The Ones We Remember

Scholars Reflect on Teachers Who Made a Difference

Edited by:
Frank Pajares, Emory University
Tim Urdan, Santa Clara University

A volume in the series: Adolescence and Education. Editor(s): Daniela K. DiGiacomo, University of Kentucky. Erica Van Steenis, University of California Irvine.

Published 2008

Paulo Freire wrote that “sometimes a simple, almost insignificant gesture on the part of a teacher can have a profound formative effect on the life of a student.” Sometimes, of course, this formative effect is not the result of a simple, isolated gesture but rather of a proactive and sustained series of gestures on the part of a teacher. Many of us have been deeply influenced by one or more teachers who have exercised a formative effect in our development as students and individuals. We remember these teachers with fondness, tell their stories to our own children, think of them with affection, respect, gratitude, even reverence. Sometimes, we recognized this influence as it was happening, and we grew close to these remarkable individuals, keeping them in our lives even after we graduated from their classes. Often, however, they themselves were unaware of the influence they exercised over us, for it was not until years passed that we realized their effect. If time and distance did not prevent it, perhaps we found our way back to these educators and shared with them our appreciation and gratitude.

In this volume, outstanding scholars in the fields of adolescence and education provide short stories describing their most memorable teacher. Some provide the story on its own; other follow it with a brief analysis drawn from theory and research in education, psychology, and human development to identify key concepts and principles that apply in explaining why the selected teacher was so effective and memorable. Some write about one specific teacher; others write about the qualities that they believe contribute to teaching excellence, including anecdotes from various teachers to support the qualities they identified. Each tells the story with an eye toward being accessible to a wide audience of readers. One need not be an academic, or an expert in education or psychology, to understand and find meaning in these stories. In essence, these are stories and analyses that capture just what it is that makes a particular teacher, as our title describes, unforgettable. This book would be excellent for teacher preparation courses, educational psychology courses, and for anyone who is interested in the art and science of teaching.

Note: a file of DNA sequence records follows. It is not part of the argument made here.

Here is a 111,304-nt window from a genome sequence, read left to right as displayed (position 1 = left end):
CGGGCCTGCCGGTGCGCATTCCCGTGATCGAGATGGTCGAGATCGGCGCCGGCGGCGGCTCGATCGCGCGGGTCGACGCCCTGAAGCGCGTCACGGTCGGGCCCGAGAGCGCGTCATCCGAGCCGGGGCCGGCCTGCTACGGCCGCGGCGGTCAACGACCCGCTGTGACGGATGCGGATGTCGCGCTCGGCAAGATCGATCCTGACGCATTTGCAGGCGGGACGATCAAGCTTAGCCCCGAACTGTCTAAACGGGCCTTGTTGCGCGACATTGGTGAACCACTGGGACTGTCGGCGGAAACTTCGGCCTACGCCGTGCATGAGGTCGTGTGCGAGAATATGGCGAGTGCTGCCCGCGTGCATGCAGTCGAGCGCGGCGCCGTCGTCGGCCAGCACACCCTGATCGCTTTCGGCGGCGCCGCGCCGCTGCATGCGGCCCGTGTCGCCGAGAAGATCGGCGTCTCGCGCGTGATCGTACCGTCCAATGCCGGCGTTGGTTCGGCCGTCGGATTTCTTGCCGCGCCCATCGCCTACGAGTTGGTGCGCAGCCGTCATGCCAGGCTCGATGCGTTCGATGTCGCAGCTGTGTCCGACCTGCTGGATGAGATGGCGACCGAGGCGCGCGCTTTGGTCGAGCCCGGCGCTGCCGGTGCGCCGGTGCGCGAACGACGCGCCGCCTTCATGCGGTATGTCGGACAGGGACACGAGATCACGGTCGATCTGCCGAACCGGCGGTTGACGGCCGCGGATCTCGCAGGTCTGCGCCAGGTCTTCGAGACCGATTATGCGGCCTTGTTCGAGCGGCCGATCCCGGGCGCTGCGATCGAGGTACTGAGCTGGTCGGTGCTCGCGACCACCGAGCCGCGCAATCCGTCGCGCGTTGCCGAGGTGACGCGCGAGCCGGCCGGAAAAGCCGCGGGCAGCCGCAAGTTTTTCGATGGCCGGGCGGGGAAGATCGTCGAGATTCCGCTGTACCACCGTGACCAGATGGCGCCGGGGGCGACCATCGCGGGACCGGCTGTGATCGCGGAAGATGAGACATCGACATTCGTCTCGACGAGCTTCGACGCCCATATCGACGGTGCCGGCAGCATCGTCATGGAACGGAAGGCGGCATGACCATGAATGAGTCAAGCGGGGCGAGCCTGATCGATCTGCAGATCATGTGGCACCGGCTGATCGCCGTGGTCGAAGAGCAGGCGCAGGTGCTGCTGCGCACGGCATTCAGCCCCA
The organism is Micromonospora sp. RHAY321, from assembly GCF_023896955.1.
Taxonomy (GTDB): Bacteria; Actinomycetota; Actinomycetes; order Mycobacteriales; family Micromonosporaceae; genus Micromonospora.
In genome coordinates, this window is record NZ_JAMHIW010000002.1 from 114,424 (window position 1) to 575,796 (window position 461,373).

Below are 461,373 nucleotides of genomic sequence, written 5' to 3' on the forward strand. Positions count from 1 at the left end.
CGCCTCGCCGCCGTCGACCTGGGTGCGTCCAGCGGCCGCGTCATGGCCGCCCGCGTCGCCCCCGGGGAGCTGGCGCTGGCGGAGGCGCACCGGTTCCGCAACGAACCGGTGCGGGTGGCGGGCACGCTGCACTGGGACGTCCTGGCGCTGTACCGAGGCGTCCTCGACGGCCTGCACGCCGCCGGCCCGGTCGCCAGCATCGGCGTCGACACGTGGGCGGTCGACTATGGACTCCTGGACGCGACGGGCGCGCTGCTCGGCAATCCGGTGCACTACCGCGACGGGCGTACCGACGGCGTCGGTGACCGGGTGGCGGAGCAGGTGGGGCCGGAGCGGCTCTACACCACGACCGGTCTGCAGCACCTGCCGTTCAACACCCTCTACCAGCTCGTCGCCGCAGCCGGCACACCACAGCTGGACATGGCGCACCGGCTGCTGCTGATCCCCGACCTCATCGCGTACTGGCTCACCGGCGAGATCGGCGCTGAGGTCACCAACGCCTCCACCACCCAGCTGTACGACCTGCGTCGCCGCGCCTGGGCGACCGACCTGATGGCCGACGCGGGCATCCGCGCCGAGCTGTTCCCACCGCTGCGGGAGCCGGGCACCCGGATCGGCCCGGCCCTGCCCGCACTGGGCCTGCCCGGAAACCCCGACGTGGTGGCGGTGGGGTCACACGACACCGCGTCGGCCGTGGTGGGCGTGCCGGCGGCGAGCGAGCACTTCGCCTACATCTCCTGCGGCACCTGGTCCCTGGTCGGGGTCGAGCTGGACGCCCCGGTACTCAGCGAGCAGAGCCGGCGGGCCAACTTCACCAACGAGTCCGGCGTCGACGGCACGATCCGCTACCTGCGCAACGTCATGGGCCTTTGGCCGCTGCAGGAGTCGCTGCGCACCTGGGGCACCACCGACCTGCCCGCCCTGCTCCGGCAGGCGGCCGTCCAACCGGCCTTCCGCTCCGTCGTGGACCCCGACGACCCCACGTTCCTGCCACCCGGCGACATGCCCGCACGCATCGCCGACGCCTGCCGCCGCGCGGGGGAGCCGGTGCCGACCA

Foreword. Learning Not to Be a Child: Lessons from a Master Teacher, Tim Urdan. Passing the Torch: The Legacy of Inspirational Teachers, Jeffrey Jensen Arnett. Tears of a Teacher, Mimi Bong. The Memorable Sister Candida and Her Passion for Poetry, Revathy Kumar. The Art and Heart of the Skilled Teacher: A Personal Reflection, Julian G. Elliott. In Search of Miss Steepleton, Vanessa Siddle Walker. Mrs. Miller, Frank Pajares. An Amotivated Adolescence: How One Rugby Game and Two Teachers Changed My Self-Beliefs and the Course of My Academic Life, Robert Klassen. Mr. Webb’s Zoology Class: How One Teacher Motivated and Transformed High School Students, David A. Bergin. On Relating to a Special Teacher, Lyn Corno. I Dared to Proclaim: The Influence of African American Women Teachers, Jacqueline Jordan Irvine. A Teacher’s Influence: A Conversation, Avi Kaplan. “I Will Not Let This Be an Intellectual Wasteland”: The Legacy and Limitations of an Inspiring Teacher, Michael Middleton. F Equals Your Mother and the Continuing Saga of Sherman and Mr. Peabody: Or What I Learned in High School Physics, Allison J. Kelaher Young. Teacher Influences on Students’ Learning: High School Experiences of Iranian Students, Farideh Salili. Too Good To Last: The Short But Inspiring Career of an Autonomy-Supportive English Teacher, Richard M. Ryan. A Teacher’s Son: The Learning-Instruction Process Up Close and Personal, Barry J. Zimmerman. Stories of Teaching: Four Lessons, Anita Woolfolk Hoy. You Must Be One of Mine, Gio Valiante. Two Teachers Who Wanted Students to Think , William Crain. Strangers, Mentors, and Freud, Daniel K. Lapsley. A Culture and its Representatives, David C. Berliner. How to Become the Teacher Who Makes the Difference: An Anti- Romantic Theory of Pedagogy—Principles, Not Personalities, Marshall Gregory.

"The sixth book in a series regarding adolescents, Pajares and Urdan requested educators and professionals with a specialty in adolescents to reflect upon their most memorable teacher. This open request resulted in 23 vignettes of teachers have a range of emotions, experiences, and memories. The Ones We Remember has a wide range of appeal to educators, pre-service teachers and others who work or live with adolescents." Jennifer R. Fruend-Moberly & Deborah A. Moberly University of Missouri & University of Memphis